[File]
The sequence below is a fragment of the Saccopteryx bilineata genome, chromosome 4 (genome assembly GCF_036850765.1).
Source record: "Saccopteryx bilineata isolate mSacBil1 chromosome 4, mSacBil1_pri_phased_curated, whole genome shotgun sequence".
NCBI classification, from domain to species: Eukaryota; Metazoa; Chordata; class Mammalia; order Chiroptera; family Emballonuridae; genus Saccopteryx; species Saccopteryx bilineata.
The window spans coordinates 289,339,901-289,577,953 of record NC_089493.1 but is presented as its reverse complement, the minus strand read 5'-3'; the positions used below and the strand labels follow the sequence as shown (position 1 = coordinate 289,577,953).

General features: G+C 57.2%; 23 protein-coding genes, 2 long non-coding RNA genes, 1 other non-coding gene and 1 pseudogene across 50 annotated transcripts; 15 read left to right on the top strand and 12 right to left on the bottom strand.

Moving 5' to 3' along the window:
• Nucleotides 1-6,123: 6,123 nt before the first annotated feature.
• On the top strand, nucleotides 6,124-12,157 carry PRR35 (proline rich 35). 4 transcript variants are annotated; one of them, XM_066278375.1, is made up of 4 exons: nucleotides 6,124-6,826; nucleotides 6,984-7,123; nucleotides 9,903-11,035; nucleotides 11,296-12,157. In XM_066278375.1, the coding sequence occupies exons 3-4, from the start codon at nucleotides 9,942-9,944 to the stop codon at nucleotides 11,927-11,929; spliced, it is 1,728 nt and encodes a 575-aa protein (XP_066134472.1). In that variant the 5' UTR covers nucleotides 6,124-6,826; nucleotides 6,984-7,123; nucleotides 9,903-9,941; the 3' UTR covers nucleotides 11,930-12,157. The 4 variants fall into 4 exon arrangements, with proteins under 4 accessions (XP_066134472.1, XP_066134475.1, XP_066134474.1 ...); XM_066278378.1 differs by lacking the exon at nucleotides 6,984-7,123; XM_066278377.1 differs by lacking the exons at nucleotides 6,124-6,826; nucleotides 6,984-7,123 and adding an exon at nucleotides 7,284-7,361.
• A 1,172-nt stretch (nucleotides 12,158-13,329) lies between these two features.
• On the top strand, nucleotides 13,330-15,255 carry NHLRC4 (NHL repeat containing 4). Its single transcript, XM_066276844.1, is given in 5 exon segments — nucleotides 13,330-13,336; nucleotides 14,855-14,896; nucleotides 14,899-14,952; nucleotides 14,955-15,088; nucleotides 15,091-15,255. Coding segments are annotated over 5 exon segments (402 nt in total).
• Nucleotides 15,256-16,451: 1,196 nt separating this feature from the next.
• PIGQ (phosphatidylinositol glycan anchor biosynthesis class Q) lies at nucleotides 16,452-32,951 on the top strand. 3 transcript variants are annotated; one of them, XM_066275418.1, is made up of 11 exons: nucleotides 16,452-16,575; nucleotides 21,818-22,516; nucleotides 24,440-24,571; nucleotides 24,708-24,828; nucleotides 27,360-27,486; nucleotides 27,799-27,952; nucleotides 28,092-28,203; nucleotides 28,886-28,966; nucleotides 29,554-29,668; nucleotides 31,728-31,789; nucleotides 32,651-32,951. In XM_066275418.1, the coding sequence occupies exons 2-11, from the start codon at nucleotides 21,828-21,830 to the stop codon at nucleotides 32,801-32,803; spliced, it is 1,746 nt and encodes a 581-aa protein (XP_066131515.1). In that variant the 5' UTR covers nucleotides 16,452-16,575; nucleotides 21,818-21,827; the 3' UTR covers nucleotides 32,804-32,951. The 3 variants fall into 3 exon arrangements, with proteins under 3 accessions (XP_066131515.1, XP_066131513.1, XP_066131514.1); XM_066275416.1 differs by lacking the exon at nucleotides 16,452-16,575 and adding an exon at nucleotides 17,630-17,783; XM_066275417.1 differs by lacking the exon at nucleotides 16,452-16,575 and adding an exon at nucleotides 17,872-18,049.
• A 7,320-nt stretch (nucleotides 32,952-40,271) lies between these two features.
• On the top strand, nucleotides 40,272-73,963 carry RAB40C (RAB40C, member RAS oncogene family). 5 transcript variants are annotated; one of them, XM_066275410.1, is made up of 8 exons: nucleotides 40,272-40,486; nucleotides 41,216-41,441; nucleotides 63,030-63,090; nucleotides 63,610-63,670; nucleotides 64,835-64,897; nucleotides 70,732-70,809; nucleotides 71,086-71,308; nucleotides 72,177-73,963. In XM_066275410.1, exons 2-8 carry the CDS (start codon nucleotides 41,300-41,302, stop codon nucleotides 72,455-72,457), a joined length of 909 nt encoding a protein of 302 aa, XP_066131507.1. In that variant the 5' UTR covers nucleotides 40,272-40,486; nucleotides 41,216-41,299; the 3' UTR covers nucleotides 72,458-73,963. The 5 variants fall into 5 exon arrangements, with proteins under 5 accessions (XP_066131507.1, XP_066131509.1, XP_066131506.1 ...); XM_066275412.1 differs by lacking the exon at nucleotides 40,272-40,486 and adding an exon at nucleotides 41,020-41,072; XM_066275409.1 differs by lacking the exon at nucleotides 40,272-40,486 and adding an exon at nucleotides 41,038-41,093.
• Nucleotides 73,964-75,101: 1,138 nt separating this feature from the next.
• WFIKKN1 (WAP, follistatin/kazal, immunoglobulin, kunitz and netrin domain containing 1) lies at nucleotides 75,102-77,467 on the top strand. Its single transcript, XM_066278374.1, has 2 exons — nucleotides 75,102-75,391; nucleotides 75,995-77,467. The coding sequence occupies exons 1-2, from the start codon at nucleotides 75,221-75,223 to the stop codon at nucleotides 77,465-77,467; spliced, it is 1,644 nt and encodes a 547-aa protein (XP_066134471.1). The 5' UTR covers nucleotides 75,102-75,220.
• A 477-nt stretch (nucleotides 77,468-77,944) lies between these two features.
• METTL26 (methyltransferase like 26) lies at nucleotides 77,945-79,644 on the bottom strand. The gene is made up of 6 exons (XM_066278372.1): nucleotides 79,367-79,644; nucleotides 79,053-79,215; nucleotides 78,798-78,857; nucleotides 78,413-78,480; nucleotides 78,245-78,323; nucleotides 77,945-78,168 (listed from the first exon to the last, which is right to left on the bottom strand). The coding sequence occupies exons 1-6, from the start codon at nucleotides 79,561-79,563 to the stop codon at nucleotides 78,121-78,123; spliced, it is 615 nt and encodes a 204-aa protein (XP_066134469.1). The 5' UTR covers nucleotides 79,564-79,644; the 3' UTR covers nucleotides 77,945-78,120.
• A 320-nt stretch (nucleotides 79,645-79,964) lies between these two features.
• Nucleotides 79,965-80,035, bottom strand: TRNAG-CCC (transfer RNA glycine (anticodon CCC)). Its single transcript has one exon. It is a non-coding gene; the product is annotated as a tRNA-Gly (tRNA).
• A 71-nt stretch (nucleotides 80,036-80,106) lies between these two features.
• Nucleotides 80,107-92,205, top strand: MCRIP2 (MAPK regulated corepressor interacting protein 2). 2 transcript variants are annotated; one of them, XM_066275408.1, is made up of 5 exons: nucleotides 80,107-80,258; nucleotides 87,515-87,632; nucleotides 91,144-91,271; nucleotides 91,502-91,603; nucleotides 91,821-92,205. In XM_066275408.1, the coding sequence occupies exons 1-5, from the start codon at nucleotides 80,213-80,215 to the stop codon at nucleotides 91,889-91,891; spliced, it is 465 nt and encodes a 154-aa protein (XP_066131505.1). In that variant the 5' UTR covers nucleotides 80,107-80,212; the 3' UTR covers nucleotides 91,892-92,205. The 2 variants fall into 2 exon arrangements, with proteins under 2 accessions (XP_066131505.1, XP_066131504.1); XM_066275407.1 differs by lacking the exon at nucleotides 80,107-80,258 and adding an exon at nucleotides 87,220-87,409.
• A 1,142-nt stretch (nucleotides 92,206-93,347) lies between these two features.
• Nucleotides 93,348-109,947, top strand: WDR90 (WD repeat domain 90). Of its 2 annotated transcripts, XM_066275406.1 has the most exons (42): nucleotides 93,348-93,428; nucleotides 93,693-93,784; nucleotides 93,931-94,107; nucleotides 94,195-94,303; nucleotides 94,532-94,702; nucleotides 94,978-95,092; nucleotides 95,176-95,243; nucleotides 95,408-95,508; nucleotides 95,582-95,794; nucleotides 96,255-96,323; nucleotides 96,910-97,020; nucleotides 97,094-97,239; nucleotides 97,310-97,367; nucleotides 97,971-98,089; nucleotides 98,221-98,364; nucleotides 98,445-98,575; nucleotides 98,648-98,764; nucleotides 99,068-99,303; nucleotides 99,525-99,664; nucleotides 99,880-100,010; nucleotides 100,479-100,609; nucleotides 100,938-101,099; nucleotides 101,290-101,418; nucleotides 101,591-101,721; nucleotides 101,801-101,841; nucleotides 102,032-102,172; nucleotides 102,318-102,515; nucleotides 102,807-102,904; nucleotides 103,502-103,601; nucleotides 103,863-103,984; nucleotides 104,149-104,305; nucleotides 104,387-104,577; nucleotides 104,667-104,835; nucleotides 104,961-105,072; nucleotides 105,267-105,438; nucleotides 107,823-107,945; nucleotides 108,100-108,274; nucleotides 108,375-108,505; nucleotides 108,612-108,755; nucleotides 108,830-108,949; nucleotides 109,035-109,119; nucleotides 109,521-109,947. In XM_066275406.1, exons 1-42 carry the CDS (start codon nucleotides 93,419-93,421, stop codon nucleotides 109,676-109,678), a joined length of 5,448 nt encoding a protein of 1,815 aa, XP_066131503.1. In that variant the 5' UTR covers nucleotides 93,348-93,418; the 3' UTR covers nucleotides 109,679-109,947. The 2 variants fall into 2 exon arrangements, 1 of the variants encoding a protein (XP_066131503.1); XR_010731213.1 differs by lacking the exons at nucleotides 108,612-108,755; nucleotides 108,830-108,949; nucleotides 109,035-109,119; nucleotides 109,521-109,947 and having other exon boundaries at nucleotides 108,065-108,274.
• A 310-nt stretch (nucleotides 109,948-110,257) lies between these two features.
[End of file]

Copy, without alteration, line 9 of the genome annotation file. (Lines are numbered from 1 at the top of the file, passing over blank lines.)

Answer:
• A 1,172-nt stretch (nucleotides 12,158-13,329) lies between these two features.